Working with Pagination in Laravel 4

Feb 24, 2014

Table of contents:

  1. The theory behind pagination
  2. Using the paginate method
  3. Manually creating pagination
  4. Working with Pagination in your Views
  5. Caching
  6. Infinite scrolling pagination
  7. Conclusion

I think it is a reasonable assumption to say that just about every web application that manages data will need pagination at some point in it’s life.

Pagination is an excellent solution to the problem of information overload. I think just about every user, no matter what their ability or understanding of how interfaces work, will intuitively understand how pagination works.

But creating pagination from scratch can be a right nightmare. There’s a lot of boiler plate code that you need to write to load results from a database and generate that little list of page numbers at the bottom of a page.

Fortunately pagination is just one of the many things that Laravel can make easier for us. Rolling your own pagination would be a nightmare and not using pagination is a crime against your users and your database.

In this tutorial I’m going to be looking at how to implement pagination in your Laravel 4 application.

The theory behind pagination

Before I get into the nitty gritty of creating pagination with Laravel, first I’ll briefly cover how pagination works.

Pagination is basically a way to break up a large collection of results over a number of pages. In the early days of building an application you will probably not need pagination. However once you get a large amount of data in your database, pagination becomes very important. Trying to load every result from a table when you have hundreds of thousands of rows will hammer your database and provide a terrible user experience for your users.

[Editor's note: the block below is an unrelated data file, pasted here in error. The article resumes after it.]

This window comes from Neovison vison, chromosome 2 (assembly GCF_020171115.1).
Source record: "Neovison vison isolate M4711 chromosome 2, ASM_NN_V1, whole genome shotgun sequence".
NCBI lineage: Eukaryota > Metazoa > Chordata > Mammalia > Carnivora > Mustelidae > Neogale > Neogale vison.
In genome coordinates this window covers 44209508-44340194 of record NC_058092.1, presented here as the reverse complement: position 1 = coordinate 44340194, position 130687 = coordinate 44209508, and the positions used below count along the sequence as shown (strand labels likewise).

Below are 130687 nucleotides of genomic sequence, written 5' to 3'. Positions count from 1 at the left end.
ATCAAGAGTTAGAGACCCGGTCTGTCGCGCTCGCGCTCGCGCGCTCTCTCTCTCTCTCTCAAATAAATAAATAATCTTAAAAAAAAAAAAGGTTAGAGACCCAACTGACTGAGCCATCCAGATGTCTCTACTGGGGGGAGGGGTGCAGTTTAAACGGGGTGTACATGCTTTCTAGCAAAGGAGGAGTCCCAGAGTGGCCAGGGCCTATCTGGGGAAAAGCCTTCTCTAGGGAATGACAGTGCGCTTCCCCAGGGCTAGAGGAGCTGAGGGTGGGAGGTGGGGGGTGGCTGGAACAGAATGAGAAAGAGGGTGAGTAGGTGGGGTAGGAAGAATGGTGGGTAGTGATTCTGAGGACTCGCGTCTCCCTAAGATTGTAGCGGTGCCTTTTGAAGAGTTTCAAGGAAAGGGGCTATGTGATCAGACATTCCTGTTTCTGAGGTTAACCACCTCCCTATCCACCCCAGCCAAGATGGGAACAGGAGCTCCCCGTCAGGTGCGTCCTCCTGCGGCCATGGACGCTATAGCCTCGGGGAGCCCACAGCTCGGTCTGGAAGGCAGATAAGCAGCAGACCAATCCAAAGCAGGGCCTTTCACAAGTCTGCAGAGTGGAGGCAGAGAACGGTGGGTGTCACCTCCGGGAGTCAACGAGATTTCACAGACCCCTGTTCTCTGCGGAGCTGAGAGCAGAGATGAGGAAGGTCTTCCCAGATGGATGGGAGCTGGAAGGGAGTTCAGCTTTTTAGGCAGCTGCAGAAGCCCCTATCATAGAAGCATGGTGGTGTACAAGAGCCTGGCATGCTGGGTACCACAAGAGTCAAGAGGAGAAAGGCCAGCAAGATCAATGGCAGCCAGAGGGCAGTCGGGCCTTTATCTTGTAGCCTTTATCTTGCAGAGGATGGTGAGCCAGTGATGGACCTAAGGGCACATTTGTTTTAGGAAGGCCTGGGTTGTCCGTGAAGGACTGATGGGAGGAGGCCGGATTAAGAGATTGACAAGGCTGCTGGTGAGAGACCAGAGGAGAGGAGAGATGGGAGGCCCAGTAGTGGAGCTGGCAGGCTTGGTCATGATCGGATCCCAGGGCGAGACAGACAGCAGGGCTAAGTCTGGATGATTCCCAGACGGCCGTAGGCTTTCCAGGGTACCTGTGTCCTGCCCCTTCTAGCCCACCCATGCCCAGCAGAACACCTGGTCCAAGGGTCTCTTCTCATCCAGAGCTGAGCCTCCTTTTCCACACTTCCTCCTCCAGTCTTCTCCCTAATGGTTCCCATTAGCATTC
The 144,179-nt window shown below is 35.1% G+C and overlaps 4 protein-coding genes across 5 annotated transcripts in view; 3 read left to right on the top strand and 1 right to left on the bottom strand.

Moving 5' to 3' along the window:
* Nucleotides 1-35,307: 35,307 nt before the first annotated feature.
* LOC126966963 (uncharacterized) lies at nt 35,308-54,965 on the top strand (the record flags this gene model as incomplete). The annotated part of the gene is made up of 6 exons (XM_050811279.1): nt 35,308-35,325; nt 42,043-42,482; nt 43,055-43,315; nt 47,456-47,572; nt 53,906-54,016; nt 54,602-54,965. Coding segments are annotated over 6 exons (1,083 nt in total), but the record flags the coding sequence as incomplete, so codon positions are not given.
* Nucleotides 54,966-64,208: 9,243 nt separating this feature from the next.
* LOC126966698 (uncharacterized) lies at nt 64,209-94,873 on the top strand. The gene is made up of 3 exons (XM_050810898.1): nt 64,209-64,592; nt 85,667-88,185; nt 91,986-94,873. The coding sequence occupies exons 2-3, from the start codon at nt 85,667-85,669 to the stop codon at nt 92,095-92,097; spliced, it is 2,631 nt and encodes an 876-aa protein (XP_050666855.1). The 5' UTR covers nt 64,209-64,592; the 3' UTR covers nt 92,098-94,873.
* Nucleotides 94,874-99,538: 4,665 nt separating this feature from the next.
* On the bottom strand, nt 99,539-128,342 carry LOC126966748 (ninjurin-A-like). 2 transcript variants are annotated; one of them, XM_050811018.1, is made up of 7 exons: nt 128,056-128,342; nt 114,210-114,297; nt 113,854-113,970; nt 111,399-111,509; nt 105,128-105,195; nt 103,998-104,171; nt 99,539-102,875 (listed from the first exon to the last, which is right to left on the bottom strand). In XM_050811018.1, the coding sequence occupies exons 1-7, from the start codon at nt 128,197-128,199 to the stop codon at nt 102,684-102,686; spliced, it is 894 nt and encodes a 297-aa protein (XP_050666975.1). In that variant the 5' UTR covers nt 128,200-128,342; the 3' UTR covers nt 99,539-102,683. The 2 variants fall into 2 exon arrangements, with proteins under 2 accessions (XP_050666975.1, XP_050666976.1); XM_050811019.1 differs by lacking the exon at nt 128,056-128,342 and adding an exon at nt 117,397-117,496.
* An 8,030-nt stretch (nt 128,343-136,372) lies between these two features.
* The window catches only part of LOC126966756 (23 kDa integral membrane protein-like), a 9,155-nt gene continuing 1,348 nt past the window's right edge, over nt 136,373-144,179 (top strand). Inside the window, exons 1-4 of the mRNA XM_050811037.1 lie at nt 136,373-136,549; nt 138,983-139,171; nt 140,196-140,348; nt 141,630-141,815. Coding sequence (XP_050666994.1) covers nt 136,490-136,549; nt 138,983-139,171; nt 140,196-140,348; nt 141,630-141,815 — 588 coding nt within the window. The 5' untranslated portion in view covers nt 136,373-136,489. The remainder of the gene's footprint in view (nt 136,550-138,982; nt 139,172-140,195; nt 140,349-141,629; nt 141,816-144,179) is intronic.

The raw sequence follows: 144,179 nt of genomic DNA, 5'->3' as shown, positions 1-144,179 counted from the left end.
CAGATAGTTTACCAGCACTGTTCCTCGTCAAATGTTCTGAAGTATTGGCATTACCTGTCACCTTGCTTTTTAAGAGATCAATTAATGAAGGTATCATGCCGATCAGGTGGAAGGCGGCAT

Pagination works by selecting a specific chunk of results from the database to display to the user. The total number of results is calculated and then split between pages depending on how many results you want to return on a page. To select the given chunk of results for any particular page you take the page number and multiple it by how many results to you want to return.

This makes paging through thousands of results a much better experience because you limit the amount of results to fetch from the database and you can calculate which results you want to return from the current page number.

Hopefully that makes sense.

Using the paginate method

As I mentioned in the introduction to this post, Laravel can actually handle pagination for us. The Laravel Query Builder has a paginate method that accepts the number of results to display on a page. Everything else is handled for you.

For example, using Eloquent you would write something like this:

$users = User::paginate(50);

Or using the Query Builder you would write:

$users = DB::table("users")->paginate(50);

This will return you an instance of Illuminate\Pagination\Paginator. This Paginator class has a number of useful methods for working with and displaying your pagination. I’ll cover that later in this article.

Manually creating pagination

Using the paginate method directly on an Eloquent model or on the Query Builder is an excellent solution for small projects. You can instantly have pagination up and running without having to write any extra code.